The richness of languages

We need to reflect on technologies and its potential to support multilingual teaching and learning at all levels
"As the best creature in creation, only human beings can share different theories and ideas with each other about International Mother Language Day."
"As the best creature in creation, only human beings can share different theories and ideas with each other about International Mother Language Day." [Creative Commons]

February 21, 2022 is observed as the International Mother Language Day. It is observed to foster multilingualism for inclusion in education and encourages us to support the concept and the use of mother tongues both at school and in everyday life.

The day was approved by the United Nations Educational Scientific and Cultural Organization (UNESCO) in 1999.

The organization believes in world peace and security through international cooperation in education, arts, science, and culture. It believes education based on the first language or mother tongue, must begin from the early years as early childhood care and education is the foundation of learning. UNESCO observed the day first time in the year 2000.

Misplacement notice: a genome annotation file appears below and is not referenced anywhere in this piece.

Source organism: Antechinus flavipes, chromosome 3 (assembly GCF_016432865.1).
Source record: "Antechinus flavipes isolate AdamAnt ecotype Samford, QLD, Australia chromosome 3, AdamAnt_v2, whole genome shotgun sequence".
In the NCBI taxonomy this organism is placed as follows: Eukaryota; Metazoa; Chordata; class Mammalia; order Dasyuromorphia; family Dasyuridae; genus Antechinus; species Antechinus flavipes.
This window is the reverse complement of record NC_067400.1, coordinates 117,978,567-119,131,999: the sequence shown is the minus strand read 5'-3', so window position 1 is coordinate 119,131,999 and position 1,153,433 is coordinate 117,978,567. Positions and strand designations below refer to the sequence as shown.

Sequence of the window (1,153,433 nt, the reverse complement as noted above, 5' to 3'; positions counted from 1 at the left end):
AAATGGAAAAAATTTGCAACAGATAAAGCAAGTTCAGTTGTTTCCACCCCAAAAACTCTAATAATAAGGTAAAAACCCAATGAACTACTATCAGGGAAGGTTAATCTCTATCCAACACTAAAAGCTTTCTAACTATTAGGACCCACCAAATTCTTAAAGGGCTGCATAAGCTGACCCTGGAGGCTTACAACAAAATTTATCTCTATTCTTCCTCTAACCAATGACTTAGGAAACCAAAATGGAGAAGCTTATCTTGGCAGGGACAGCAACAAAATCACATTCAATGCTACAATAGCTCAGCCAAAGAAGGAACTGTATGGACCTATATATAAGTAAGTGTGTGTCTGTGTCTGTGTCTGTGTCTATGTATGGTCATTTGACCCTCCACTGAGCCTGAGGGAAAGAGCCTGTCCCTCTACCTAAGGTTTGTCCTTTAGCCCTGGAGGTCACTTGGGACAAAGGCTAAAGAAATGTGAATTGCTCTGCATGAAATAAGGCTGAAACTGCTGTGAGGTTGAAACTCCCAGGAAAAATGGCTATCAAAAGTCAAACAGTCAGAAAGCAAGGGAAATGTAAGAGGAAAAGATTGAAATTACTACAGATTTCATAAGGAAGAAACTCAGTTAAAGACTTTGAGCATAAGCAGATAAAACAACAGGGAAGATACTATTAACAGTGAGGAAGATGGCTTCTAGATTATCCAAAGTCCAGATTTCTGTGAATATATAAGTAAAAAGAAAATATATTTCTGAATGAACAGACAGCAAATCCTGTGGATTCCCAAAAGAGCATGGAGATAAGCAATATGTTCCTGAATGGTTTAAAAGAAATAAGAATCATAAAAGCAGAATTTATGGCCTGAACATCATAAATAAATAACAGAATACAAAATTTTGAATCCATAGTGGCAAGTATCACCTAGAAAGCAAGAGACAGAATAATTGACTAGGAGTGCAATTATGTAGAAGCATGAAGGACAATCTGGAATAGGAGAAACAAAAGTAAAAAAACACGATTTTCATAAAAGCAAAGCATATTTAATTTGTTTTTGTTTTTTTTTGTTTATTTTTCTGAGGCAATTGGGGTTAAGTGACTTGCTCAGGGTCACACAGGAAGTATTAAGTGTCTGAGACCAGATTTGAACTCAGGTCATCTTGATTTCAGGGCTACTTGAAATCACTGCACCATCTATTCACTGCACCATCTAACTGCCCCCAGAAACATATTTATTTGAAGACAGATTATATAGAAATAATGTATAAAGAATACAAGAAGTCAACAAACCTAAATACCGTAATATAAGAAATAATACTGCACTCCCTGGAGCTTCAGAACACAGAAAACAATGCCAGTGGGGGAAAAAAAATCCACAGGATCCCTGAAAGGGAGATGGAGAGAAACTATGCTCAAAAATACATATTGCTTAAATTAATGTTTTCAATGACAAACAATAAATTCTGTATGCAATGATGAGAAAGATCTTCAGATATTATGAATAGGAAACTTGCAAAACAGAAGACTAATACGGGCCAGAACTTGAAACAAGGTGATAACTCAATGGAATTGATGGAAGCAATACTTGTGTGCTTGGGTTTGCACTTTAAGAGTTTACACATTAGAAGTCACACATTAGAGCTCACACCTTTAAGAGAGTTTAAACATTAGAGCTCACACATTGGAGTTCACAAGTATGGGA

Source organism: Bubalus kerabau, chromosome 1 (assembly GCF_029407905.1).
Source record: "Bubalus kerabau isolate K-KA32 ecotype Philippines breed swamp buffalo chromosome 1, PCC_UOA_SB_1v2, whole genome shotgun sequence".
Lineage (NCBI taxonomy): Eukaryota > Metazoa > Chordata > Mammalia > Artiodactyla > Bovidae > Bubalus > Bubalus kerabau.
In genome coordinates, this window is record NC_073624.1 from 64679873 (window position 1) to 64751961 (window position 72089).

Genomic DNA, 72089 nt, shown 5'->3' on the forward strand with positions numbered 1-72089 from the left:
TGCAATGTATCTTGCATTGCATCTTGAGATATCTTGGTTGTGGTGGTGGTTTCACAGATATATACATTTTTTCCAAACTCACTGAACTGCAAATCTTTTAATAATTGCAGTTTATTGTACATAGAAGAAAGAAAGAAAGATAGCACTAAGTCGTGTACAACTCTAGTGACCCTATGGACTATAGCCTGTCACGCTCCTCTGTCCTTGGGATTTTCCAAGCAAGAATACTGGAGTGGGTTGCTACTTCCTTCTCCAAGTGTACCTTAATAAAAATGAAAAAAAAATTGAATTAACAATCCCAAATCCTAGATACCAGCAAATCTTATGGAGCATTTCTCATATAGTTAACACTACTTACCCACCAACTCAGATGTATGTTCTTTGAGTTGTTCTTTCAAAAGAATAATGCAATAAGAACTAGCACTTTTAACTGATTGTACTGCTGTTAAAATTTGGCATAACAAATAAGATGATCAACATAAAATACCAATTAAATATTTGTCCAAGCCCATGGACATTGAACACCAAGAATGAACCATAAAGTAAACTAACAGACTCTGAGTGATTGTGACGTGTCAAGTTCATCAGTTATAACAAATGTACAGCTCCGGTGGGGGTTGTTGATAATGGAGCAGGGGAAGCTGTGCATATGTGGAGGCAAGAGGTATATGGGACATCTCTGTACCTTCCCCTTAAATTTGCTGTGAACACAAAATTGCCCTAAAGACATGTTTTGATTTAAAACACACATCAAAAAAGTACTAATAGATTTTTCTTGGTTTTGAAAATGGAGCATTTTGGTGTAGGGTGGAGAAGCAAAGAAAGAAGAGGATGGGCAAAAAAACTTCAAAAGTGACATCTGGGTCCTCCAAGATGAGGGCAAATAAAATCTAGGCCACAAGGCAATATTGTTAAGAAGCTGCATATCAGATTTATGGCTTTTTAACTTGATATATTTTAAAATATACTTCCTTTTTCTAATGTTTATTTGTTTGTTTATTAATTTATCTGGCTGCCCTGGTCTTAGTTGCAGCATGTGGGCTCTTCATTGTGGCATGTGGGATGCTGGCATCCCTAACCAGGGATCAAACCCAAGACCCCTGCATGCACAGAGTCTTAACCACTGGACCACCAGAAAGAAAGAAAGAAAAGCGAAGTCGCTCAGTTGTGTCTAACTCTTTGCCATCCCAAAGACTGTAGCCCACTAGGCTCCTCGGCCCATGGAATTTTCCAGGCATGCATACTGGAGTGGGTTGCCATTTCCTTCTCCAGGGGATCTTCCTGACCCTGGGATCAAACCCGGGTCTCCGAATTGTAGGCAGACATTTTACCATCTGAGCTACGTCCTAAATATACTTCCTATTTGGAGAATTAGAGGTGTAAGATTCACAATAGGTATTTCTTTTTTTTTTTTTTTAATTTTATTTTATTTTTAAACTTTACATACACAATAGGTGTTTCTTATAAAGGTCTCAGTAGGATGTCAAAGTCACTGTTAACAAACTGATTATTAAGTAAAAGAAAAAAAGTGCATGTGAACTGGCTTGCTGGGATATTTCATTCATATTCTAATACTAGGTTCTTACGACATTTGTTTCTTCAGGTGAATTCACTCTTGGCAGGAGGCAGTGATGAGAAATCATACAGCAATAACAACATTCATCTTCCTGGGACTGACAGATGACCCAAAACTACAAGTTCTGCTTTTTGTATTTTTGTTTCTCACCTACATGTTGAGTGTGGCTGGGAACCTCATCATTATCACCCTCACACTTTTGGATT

The day reminds us about the unfortunate incident on 21 February 1952 when four students of university of Dhaka sacrificed lives for the sake of their mother tongue.

Multilingualism was encouraged during the international year of languages in 2008 with the goal of promoting unity in variation and global understanding. UNESCO was selected as the year’s primary agency to promote Multilingualism by the UN general assembly.

The International Mother Language Day (IMLD) celebration aims to inform UNESCO’s work on languages and multilingualism across all of UNESCO programme sectors.